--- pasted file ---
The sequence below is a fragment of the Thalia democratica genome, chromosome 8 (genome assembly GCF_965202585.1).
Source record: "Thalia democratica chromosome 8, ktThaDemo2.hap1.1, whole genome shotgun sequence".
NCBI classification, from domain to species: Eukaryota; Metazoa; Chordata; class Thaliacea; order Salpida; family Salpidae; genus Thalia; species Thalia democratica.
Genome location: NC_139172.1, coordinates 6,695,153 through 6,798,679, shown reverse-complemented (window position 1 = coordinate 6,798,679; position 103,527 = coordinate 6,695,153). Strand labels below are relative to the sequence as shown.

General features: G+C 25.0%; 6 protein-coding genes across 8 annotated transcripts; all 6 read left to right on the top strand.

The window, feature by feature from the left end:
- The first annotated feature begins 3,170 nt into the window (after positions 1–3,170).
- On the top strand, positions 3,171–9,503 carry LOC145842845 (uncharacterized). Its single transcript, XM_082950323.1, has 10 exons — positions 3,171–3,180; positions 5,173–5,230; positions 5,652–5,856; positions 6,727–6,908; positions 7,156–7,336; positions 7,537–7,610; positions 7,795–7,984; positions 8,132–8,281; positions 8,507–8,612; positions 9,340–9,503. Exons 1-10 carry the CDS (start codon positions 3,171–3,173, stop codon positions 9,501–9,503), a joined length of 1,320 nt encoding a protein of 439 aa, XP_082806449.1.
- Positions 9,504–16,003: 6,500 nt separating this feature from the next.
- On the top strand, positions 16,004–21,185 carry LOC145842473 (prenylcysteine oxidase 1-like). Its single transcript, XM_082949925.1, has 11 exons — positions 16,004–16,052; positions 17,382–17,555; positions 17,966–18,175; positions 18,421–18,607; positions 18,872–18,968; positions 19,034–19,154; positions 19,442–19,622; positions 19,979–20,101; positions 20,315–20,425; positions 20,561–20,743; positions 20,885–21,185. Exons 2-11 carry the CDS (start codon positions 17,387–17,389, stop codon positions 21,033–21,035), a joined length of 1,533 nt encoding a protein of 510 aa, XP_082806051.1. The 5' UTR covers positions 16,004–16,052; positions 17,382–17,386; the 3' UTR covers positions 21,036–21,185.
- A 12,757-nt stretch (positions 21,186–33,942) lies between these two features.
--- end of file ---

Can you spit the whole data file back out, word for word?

The sequence below is a fragment of the Thalia democratica genome, chromosome 8 (genome assembly GCF_965202585.1).
Source record: "Thalia democratica chromosome 8, ktThaDemo2.hap1.1, whole genome shotgun sequence".
NCBI classification, from domain to species: Eukaryota; Metazoa; Chordata; class Thaliacea; order Salpida; family Salpidae; genus Thalia; species Thalia democratica.
Genome location: NC_139172.1, coordinates 6,695,153 through 6,798,679, shown reverse-complemented (window position 1 = coordinate 6,798,679; position 103,527 = coordinate 6,695,153). Strand labels below are relative to the sequence as shown.

General features: G+C 25.0%; 6 protein-coding genes across 8 annotated transcripts; all 6 read left to right on the top strand.

The window, feature by feature from the left end:
- The first annotated feature begins 3,170 nt into the window (after positions 1–3,170).
- On the top strand, positions 3,171–9,503 carry LOC145842845 (uncharacterized). Its single transcript, XM_082950323.1, has 10 exons — positions 3,171–3,180; positions 5,173–5,230; positions 5,652–5,856; positions 6,727–6,908; positions 7,156–7,336; positions 7,537–7,610; positions 7,795–7,984; positions 8,132–8,281; positions 8,507–8,612; positions 9,340–9,503. Exons 1-10 carry the CDS (start codon positions 3,171–3,173, stop codon positions 9,501–9,503), a joined length of 1,320 nt encoding a protein of 439 aa, XP_082806449.1.
- Positions 9,504–16,003: 6,500 nt separating this feature from the next.
- On the top strand, positions 16,004–21,185 carry LOC145842473 (prenylcysteine oxidase 1-like). Its single transcript, XM_082949925.1, has 11 exons — positions 16,004–16,052; positions 17,382–17,555; positions 17,966–18,175; positions 18,421–18,607; positions 18,872–18,968; positions 19,034–19,154; positions 19,442–19,622; positions 19,979–20,101; positions 20,315–20,425; positions 20,561–20,743; positions 20,885–21,185. Exons 2-11 carry the CDS (start codon positions 17,387–17,389, stop codon positions 21,033–21,035), a joined length of 1,533 nt encoding a protein of 510 aa, XP_082806051.1. The 5' UTR covers positions 16,004–16,052; positions 17,382–17,386; the 3' UTR covers positions 21,036–21,185.
- A 12,757-nt stretch (positions 21,186–33,942) lies between these two features.